Recently, I was able to catch up with an expert in physical therapy and dance, Colorado-based Mieke Scripps. She studied dance and kinesiology at the University of Wisconsin while performing in the modern dance troop Li Chiao-Ping Dance. After her dance career, she received her doctorate in physical therapy from Northwestern University and then worked as a physical therapist for the New York City Ballet, the School of American Ballet, the Miami City Ballet, the Juilliard School, the Colorado Ballet Academy and on many Broadway shows. I was able to do an extensive three-part email interview with Dr. Scripps.
Diet Detective: What's the best sleep position?
Mieke Scripps: It is a difficult thing to train yourself to sleep in the proper position, but once accomplished you will feel refreshed and wake up without so many aches and pains. Try to fall asleep in the appropriate position. If you wake up in another position just reposition yourself and try to fall asleep again in the appropriate position.
1. Stomach: Don't even think of sleeping on your stomach. The rule is to maintain the spine in neutral alignment. It is impossible to maintain neutral alignment through your neck in this position. It also puts the lower back in an exaggerated curve. Try to slowly train yourself to sleep in another position.
2. Back: This is a good choice, but remember to accommodate the curve in your neck. Keep only a small amount of pillow under your head (to avoid pushing your head excessively forward). The hollow in your neck is where you need the most support. Here are some pillow options: Take a larger, malleable pillow and bunch it so there is more under your neck and less under your head. Another option is to use a small, soft pillow or rolled towel for the neck. You may also wish to place a pillow under the knees. This allows the soft tissues that run from your neck all the way to your toes to be relaxed and supported, decreasing back discomfort.
3. Side: This is when pillows become important. Use three of them that's right three pillows. Pillow No. 1 should be placed under your head to lift it to a position centered on your shoulders (be sure to put more pillow under the neck than the head, so that the neck is fully supported). Pillow No. 2 should be hugged with your arm to decrease the strain on your shoulder, upper back and neck muscles. Finally, pillow No. 3 should be placed between the knees to decrease the strain on the hip and low-back muscles.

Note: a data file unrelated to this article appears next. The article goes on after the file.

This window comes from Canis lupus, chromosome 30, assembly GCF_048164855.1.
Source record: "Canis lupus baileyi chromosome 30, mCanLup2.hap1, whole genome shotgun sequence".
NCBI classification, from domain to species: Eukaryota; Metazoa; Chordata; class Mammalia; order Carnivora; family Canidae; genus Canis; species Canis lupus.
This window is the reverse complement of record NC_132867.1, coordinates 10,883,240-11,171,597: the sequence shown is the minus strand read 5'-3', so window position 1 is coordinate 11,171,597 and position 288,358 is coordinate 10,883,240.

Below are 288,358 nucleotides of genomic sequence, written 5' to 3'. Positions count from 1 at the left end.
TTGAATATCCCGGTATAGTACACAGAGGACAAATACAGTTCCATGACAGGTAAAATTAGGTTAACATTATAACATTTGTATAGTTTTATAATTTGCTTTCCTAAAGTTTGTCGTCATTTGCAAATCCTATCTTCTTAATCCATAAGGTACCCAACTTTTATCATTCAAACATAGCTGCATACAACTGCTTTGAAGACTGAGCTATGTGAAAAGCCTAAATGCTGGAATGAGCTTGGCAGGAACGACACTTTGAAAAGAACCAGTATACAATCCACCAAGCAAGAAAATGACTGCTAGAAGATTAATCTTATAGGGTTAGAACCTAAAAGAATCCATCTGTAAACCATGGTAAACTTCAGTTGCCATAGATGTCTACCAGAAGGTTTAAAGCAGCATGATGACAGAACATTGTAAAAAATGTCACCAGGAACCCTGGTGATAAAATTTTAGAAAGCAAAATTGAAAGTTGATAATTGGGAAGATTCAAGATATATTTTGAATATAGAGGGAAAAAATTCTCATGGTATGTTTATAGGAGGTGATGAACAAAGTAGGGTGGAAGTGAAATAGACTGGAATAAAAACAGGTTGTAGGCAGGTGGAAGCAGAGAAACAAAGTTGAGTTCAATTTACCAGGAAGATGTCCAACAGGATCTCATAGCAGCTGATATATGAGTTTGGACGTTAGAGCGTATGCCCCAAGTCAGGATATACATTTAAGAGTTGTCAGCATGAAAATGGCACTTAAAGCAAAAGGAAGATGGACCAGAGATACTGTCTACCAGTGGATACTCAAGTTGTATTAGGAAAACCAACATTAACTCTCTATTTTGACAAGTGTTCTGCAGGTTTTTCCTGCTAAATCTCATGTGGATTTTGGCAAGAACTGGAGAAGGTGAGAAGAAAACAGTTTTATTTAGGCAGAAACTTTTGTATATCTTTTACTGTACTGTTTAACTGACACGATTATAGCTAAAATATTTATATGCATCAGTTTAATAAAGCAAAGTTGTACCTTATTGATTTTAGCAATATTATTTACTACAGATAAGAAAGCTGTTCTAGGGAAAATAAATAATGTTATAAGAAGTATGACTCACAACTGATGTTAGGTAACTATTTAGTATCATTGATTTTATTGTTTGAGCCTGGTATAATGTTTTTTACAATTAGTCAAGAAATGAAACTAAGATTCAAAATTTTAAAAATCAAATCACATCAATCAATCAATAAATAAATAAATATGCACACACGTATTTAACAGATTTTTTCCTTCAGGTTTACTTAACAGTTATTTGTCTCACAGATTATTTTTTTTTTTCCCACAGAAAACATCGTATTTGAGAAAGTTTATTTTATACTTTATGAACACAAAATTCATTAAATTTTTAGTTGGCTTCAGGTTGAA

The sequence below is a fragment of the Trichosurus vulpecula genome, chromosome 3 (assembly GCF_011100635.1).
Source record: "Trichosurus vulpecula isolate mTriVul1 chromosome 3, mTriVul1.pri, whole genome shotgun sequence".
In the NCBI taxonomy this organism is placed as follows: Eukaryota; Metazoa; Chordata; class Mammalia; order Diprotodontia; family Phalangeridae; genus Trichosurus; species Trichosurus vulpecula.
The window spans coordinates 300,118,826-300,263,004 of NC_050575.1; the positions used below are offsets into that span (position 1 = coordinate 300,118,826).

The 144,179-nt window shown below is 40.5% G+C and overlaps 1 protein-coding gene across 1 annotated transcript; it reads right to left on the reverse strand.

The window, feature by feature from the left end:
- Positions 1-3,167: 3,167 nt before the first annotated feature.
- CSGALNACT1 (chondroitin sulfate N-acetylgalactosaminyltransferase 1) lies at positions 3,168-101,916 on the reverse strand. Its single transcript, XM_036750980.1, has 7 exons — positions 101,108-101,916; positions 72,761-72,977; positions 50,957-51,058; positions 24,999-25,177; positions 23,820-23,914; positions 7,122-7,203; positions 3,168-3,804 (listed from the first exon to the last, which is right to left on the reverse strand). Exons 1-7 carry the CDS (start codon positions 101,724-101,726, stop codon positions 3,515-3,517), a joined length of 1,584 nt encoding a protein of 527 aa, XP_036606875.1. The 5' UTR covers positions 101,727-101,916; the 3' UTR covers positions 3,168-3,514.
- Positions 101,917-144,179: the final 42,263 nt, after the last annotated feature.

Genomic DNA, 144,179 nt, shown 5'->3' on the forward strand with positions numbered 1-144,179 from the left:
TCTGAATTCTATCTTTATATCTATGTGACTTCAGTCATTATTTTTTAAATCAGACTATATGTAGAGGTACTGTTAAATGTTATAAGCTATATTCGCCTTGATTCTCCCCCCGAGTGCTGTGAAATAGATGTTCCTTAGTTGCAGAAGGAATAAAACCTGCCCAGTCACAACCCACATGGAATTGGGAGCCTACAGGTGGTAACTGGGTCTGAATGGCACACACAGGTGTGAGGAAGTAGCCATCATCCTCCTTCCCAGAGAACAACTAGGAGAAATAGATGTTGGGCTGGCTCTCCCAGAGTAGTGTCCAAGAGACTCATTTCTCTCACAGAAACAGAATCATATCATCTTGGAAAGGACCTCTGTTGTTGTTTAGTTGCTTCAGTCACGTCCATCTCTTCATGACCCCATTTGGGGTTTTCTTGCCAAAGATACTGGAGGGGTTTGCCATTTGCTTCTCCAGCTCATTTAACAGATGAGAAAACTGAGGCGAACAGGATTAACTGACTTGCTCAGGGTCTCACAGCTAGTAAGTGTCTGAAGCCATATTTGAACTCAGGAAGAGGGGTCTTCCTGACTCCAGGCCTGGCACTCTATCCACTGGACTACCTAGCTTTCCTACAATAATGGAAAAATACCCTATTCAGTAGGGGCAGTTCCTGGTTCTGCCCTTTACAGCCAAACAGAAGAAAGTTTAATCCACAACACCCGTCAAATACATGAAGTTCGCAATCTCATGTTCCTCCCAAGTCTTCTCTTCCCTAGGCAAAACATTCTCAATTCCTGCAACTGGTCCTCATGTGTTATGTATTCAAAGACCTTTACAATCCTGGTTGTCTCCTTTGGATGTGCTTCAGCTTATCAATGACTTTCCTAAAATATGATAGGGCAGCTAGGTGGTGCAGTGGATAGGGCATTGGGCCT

DD: What about reading or using the computer in bed does that contribute to back pain?
MS: Yes, when you use your bed for reading, watching television, using your computer, etc., you probably get comfortable by propping yourself up with pillows. This often violates the rule of maintaining a neutral spinal alignment. What happens is that the hollow in your lower back is now reversed into rounding; the roundness of your upper back is more accentuated; your shoulders are hunched forward; and your head is significantly in front of your shoulders (probably pushed forward by the pillows). If bad positioning is maintained over an extended period of time, it puts strain on your muscles, ligaments and joints. Strain can develop into inflammation, pain and permanent changes.
DD: So what can you do if you enjoy reading, working and watching TV in bed?
MS: You can moderate the damage by getting up every 20 minutes and frequently rearranging your pillows. Finally, improve the ergonomics of your setup:
Your back should be on a gradual incline. Your lower-back hollow should be maintained with a lumbar pillow. Put a pillow under your knees to keep them bent. Your head should rest back on a pillow so it can fall back past your shoulders and allow the neck to maintain its natural hollows. Basically, try to maintain the natural spinal curvature.
DD: Why do we feel tight in the morning?
MS: During those hours of sleep, the body's core temperature has fallen, and viscosity of the joints has decreased. Also, the discs in the back fill with water to rejuvenate, which stretches the muscles and ligaments around them. When you pop out of bed, it compresses the discs and surrounding structures giving your back a bit of a jolt. Try the following process to get your day off to a great start:
Lying in Bed: While still lying in bed, turn onto your side or back and bend your legs. Gently rock your pelvis up and down. As you do this motion, you should feel your lower back change from arching to flattening. Start with a small motion, and gradually increase the range. After you do this for a minute or so, roll onto your back. Once on your back, alternately pull one knee to the chest while straightening the other leg. Remember, move gently, you are just waking up.
Sitting up in Bed: Now it's time to rise and shine, but we want to minimize the strain on the body. This means we do not sit straight up in bed. Instead, roll to your side, bend your legs and use your hands to push up from the bed while lowering your legs down over the side. This saves your back, because you avoid twisting and bending your spine before the blood is flowing and the tissues are ready for it.
Getting on your Feet: Finally, to get from sitting to standing, try this method. Scoot to the edge of your bed; push your feet into the floor. As you lift your bottom off the surface, make sure to keep your head up and push your feet into the ground, engaging your leg muscles. By doing this, you use your bigger leg and buttock muscles and avoid straining the back.
To finish things off, take a nice hot shower.
Charles Stuart Platkin is a nutrition and public health advocate and founder of DietDetective.com.